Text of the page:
TDDD95 Algorithmic Problem Solving
There are four lab assignments in the course:
The purpose of the labs is to:
- Understand and implement commonly used algorithms related to for example strings, graphs, and computational geometry.
- Create a well structured and reusable code library that you can use in the homework exercises and the problem solving sessions.
ExaminationThe examination of labs is divided into two parts:
- An automatic test of the correctness of the code. This is checked by submitting your code to the automatic judge Kattis. For every task in the lab assignment there is a corresponding problem in Kattis.
- A subjective examination of the quality of the code. This is checked by the examiner or lab assistant who reads the code and makes sure that it satisfies both the general requirements below and any task-specific requirements described on the lab pages.
A lab is submitted when the corresponding problem in Kattis is solved. Your latest submission is used when checking the quality of your submission. Unless you are instructed otherwise, complementary work is also submitted via Kattis.
The code should be commented and well structured. Every assignment has a suggested function/class with name, input parameters and return values. This is only a suggestion, you may find better ways of doing it as long as it solves the problem. Take a look at the GNU coding standard and the Google coding standard for inspiration.
Every function and class should be appropriately documented. The documentation should explain things that are not obvious from the code. The code together with the documentation should be enough to understand both what the codes does (and what it does not do) and how to use it. The course does not include a written exam nor lab reports, so it is with the documentation you show your understanding of the theory related to the assignments. Your documentation will also help you greatly during the problem solving sessions. Your documentation should at least include:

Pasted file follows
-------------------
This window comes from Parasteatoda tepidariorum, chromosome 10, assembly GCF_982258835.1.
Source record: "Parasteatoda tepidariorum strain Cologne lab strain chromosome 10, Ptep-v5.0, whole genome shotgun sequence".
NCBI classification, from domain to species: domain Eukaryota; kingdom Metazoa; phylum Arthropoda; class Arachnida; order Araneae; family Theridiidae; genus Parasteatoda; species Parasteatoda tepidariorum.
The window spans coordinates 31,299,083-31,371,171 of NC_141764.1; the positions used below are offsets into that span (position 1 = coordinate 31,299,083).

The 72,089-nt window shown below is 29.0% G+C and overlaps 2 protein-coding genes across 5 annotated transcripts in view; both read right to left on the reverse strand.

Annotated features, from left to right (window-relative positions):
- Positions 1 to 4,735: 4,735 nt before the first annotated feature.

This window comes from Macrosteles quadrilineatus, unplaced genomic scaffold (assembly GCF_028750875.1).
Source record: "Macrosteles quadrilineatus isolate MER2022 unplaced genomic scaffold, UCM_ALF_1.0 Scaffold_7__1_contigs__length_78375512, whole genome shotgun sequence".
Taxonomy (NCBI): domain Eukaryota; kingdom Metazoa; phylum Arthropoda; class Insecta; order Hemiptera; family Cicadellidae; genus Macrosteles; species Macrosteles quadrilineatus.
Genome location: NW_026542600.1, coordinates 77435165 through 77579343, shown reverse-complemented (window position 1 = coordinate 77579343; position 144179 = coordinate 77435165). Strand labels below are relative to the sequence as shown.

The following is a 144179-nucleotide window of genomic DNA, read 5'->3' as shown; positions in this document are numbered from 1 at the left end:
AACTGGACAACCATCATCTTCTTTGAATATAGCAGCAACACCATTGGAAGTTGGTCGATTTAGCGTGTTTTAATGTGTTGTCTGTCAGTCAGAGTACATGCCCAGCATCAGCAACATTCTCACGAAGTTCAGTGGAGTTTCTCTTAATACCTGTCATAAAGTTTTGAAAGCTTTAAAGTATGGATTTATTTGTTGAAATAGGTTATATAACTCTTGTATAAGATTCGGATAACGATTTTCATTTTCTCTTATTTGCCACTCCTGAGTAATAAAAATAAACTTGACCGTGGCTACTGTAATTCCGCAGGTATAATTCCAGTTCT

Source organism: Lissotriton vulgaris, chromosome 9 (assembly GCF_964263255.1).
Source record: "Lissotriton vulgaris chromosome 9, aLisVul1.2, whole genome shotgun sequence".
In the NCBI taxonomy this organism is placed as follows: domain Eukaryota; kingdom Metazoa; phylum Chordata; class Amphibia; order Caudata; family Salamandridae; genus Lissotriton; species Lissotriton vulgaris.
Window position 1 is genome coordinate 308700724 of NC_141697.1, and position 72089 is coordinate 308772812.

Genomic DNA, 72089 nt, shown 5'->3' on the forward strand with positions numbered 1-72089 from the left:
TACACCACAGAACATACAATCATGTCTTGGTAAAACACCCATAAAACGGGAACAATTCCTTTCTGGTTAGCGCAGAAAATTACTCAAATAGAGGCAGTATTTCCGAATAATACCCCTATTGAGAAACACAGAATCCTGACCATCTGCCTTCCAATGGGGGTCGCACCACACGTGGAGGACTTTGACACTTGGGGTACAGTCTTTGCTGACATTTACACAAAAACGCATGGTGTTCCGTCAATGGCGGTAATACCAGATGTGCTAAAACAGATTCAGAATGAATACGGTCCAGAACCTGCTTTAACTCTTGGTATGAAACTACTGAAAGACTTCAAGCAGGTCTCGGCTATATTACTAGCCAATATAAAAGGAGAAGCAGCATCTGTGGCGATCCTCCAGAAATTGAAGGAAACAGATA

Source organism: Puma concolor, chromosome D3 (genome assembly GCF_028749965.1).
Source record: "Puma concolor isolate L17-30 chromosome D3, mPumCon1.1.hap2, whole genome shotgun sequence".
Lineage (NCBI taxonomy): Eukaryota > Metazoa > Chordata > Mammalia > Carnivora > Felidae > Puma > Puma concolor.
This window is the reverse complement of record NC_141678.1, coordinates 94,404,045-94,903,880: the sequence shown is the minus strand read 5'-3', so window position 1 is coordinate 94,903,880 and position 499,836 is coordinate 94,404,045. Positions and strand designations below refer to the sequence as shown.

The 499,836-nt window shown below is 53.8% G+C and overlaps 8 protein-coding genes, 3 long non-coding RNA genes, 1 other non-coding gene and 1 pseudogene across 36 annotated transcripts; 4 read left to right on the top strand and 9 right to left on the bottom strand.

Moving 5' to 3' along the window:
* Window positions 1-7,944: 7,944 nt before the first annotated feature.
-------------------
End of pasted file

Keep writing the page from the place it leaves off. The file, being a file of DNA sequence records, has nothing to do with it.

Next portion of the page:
- Your name as the author.
- A short explanation of the problem solved. If the problem is well-known, it is sufficient to refer to the problem name.
- Time complexity of each algorithm and data strcture operation. Memory complexity should also be included if it is larger than the input size.
- Practical instructions on how to use the implementation. This includes any assumptions made with regards to parameter values etc, e.g. if an input list is assumed to be non-empty.
The ideal is that your algorithms and data structures are general and robust, but it is hard to achieve. The most important thing is that exceptional cases are handled, by for example throwing an exception, and that this is well documented.
Inofficial interpretation of requirements
Here are interpretations, applications and rules of thumb related to the requirements. This is not an exhaustive list!
- Separate your algorithm/data structure implementation from input/output handling. Read the input, call a solver, output the result. The algorithm should not be responsible for input/output.
- Your algorithms should not be specially designed for Kattis test cases.
- Divide your code into multiple files when appropriate. For example, do not paste Kattio.java into your own code.
- Comment appropriately. Do not obscure the code with too many comments. Do not state the obvious. Comment functions and blocks of code rather than individual lines. Be certain to document the API of your code library from a user perspective rather than developer perspective. Input, output and exceptions are the most important aspects.
- The lab assignments suggest an API. Use this unless you find something which at least as good with respect to reusability. The API should not be designed explicitly for Kattis.
- Every student should submit to Kattis!
Page responsible: Fredrik Heintz
Last updated: 2021-01-04